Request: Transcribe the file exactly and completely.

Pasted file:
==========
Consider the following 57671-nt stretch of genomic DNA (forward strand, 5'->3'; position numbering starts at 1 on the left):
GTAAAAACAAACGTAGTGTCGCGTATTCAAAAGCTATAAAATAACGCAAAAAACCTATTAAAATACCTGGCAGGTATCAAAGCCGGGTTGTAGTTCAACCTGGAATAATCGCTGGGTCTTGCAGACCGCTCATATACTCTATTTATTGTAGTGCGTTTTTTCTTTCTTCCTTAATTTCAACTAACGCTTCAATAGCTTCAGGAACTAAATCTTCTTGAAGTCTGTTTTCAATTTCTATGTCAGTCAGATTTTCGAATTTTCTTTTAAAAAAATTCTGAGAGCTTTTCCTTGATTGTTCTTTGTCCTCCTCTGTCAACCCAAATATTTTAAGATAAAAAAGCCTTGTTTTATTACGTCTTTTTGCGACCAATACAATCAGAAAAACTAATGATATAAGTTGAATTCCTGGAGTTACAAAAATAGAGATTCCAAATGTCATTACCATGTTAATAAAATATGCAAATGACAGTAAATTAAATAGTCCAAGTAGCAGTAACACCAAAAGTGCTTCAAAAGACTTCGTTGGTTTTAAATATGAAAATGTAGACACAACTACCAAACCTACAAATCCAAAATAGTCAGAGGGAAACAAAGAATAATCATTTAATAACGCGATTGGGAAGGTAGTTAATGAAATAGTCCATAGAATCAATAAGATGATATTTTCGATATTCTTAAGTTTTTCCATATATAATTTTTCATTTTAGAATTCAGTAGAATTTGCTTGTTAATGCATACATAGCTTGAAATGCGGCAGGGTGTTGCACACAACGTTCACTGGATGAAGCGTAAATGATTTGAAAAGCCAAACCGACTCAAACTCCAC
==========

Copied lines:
Consider the following 57671-nt stretch of genomic DNA (forward strand, 5'->3'; position numbering starts at 1 on the left):
GTAAAAACAAACGTAGTGTCGCGTATTCAAAAGCTATAAAATAACGCAAAAAACCTATTAAAATACCTGGCAGGTATCAAAGCCGGGTTGTAGTTCAACCTGGAATAATCGCTGGGTCTTGCAGACCGCTCATATACTCTATTTATTGTAGTGCGTTTTTTCTTTCTTCCTTAATTTCAACTAACGCTTCAATAGCTTCAGGAACTAAATCTTCTTGAAGTCTGTTTTCAATTTCTATGTCAGTCAGATTTTCGAATTTTCTTTTAAAAAAATTCTGAGAGCTTTTCCTTGATTGTTCTTTGTCCTCCTCTGTCAACCCAAATATTTTAAGATAAAAAAGCCTTGTTTTATTACGTCTTTTTGCGACCAATACAATCAGAAAAACTAATGATATAAGTTGAATTCCTGGAGTTACAAAAATAGAGATTCCAAATGTCATTACCATGTTAATAAAATATGCAAATGACAGTAAATTAAATAGTCCAAGTAGCAGTAACACCAAAAGTGCTTCAAAAGACTTCGTTGGTTTTAAATATGAAAATGTAGACACAACTACCAAACCTACAAATCCAAAATAGTCAGAGGGAAACAAAGAATAATCATTTAATAACGCGATTGGGAAGGTAGTTAATGAAATAGTCCATAGAATCAATAAGATGATATTTTCGATATTCTTAAGTTTTTCCATATATAATTTTTCATTTTAGAATTCAGTAGAATTTGCTTGTTAATGCATACATAGCTTGAAATGCGGCAGGGTGTTGCACACAACGTTCACTGGATGAAGCGTAAATGATTTGAAAAGCCAAACCGACTCAAACTCCAC